Tag: coal

Ask Poland

Both developed and developing countries often complain that the EU will not answer their legitimate questions, such as "What is the EU position on carrying forward AAU surpluses?" and "As a so-called leader, why does the EU not move to at least a 30 percent domestic target, having already achieved around 17% reductions on 1990 levels?"

The answer is that you may be asking the wrong people. The EU Commission will say that they cannot answer because they do not have the agreement of the member states. The Germans will tend to keep quiet, having played a dominant role in dealing with the Eurocrisis. The British will say “bloody foreigners” and the French will say "plus grand en France".

The trick is to ask questions of newer EU states that are less deferential to European Union traditions and norms. Poland is ideal. They know all about lack of EU ambition and wanting to carry forward hot air AAUs. Ask Poland.

CAN Classifieds

Beautiful but totally isolated country in central Europe desperately seeks a friend with a common interest in coal. Our present so-called friends do not appreciate our tradition of carrying forward iconic things even if they are worthless. They do not understand that possessing the biggest European lignite deposit obliges us to make use of it. They even criticise our veto of EU climate ambition, which we must admit may sometimes seem like an addiction. Seeking new friends with common interests across the Atlantic or in OPEC, but preferably from the EU, so that they join us in our next veto of ambition at the June Energy Council. Mailbox: P00O

LOOKING FOR A NEW HOME for a large, Polish-speaking country. Due to biting, aggressive and possessive behaviour over coal and hot air, E.U. is looking for a new home for one of its members. Suitable for a family that does not plan to have children. Free. Mailbox: E27U

Parties: One classified FREE with every US$1 billion contributed to the GCF!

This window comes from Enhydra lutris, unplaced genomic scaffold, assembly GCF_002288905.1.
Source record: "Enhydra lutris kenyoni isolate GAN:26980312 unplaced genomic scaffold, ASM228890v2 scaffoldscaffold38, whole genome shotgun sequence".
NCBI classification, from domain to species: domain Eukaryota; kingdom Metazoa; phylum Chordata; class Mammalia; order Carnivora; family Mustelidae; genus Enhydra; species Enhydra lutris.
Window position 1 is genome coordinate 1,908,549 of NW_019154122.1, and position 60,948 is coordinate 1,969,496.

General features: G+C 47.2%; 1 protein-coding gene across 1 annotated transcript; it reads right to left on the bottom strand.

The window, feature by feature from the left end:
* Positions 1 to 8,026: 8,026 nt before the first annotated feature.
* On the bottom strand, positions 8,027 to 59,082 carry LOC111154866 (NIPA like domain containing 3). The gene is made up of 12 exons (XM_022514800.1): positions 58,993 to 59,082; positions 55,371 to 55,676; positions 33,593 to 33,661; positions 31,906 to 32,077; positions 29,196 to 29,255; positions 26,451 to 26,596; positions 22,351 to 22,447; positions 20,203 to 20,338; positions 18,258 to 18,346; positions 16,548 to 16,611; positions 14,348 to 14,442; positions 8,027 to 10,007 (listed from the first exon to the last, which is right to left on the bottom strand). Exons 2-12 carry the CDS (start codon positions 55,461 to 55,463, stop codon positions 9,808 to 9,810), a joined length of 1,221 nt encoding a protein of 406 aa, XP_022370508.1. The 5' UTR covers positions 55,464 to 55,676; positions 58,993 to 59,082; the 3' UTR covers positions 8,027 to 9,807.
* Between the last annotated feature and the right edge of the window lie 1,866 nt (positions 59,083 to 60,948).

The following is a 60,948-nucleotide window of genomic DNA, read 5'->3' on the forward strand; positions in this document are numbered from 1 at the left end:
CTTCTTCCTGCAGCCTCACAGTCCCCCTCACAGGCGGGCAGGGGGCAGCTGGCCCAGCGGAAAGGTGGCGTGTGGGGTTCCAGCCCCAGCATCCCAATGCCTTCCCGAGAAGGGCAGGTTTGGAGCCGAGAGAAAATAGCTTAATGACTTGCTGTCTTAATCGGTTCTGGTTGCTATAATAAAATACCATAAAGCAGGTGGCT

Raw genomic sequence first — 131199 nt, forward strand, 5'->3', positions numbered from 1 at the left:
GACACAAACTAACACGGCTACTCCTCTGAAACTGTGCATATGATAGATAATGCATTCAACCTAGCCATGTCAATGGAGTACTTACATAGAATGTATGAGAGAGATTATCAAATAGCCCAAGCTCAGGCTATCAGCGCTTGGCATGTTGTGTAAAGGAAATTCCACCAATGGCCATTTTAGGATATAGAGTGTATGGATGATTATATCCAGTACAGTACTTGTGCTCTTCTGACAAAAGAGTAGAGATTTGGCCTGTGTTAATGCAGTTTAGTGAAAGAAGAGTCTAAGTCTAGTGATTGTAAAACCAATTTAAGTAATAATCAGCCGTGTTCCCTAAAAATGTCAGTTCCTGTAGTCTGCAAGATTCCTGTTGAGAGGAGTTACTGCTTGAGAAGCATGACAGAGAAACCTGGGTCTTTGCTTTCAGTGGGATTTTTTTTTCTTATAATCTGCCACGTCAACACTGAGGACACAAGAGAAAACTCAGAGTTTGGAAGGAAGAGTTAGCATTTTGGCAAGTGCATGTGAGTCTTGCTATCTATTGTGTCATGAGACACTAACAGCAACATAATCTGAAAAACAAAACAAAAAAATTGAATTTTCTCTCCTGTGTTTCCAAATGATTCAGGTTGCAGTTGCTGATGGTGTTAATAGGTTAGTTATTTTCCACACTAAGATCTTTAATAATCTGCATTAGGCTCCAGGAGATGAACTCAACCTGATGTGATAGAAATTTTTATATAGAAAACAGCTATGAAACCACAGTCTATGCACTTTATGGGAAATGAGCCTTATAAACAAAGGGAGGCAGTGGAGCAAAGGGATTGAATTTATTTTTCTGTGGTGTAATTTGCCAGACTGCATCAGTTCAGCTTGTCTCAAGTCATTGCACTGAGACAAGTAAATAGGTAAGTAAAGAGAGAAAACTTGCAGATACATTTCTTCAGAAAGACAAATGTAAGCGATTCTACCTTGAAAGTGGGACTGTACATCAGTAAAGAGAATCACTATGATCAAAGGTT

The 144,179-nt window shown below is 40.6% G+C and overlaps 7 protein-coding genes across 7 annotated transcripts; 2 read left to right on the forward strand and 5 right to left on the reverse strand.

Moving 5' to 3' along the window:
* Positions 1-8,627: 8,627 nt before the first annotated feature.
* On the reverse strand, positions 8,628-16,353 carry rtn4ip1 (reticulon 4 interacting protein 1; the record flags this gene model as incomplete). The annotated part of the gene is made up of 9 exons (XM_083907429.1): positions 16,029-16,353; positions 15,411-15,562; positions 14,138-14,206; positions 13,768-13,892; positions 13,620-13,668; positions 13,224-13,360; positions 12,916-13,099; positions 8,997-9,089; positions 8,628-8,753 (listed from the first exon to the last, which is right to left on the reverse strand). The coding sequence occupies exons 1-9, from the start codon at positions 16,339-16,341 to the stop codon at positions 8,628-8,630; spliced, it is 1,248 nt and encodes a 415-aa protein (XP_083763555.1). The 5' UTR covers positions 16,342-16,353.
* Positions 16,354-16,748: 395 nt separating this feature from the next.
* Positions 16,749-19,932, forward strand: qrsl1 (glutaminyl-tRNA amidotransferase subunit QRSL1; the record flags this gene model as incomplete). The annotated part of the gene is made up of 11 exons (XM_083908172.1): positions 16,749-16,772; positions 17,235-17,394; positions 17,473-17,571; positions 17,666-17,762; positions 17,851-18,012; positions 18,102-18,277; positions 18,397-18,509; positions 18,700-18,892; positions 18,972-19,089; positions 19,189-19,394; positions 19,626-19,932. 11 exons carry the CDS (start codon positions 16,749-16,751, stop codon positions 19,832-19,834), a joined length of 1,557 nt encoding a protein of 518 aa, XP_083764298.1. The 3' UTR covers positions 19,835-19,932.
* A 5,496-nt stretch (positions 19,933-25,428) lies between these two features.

World Bank to Coal: ‘I Just Can’t Quit You!’

As the World Bank Group positions itself to play a central role in delivering climate finance, the incoherence in its lending practices scream out for attention.
Despite increasing its renewable energy lending, the institution spent more on coal in 2010 than renewable energy and energy efficiency combined. The Bank’s continued commitment to coal – the most energy intensive and destructive fuel source on the planet – is a black mark on its record that no amount of rosy public relations spin can scrub off.   
If the World Bank believes it can credibly deliver climate finance,  it must make a strong and credible commitment to clean up its act. And now it has the perfect opportunity to demonstrate that by revising its Energy Strategy to phase out fossil fuels, ensure energy access for the poor, and guarantee that all large scale hydropower lending meets stringent requirements.
A strong strategy guiding its energy investments for years to come will send an important signal that the Bank is serious about delivering on its commitment to climate finance.
Without a strong energy strategy however, it is clear that the Bank should not serve even a trustee role in future climate finance. Beneath its glossy brochures and hearty speeches, a large portion of its energy sector lending is going to destructive coal projects. The world is changing rapidly and the Bank is not keeping up. If it genuinely wants to help build the 21st century clean energy economy, it must heal the wounds it has inflicted in the past.
And the World Bank can make the strongest statement of all by quitting coal for good.

Related Newsletter : 

Tom Wang, Greenpeace China in Tianjin

Tom Wang of Greenpeace China at the UNFCCC climate talks in Tianjin China

Tom Wang of Greenpeace China at the UNFCCC climate talks in Tianjin China
 

courtesy OneWorld TV

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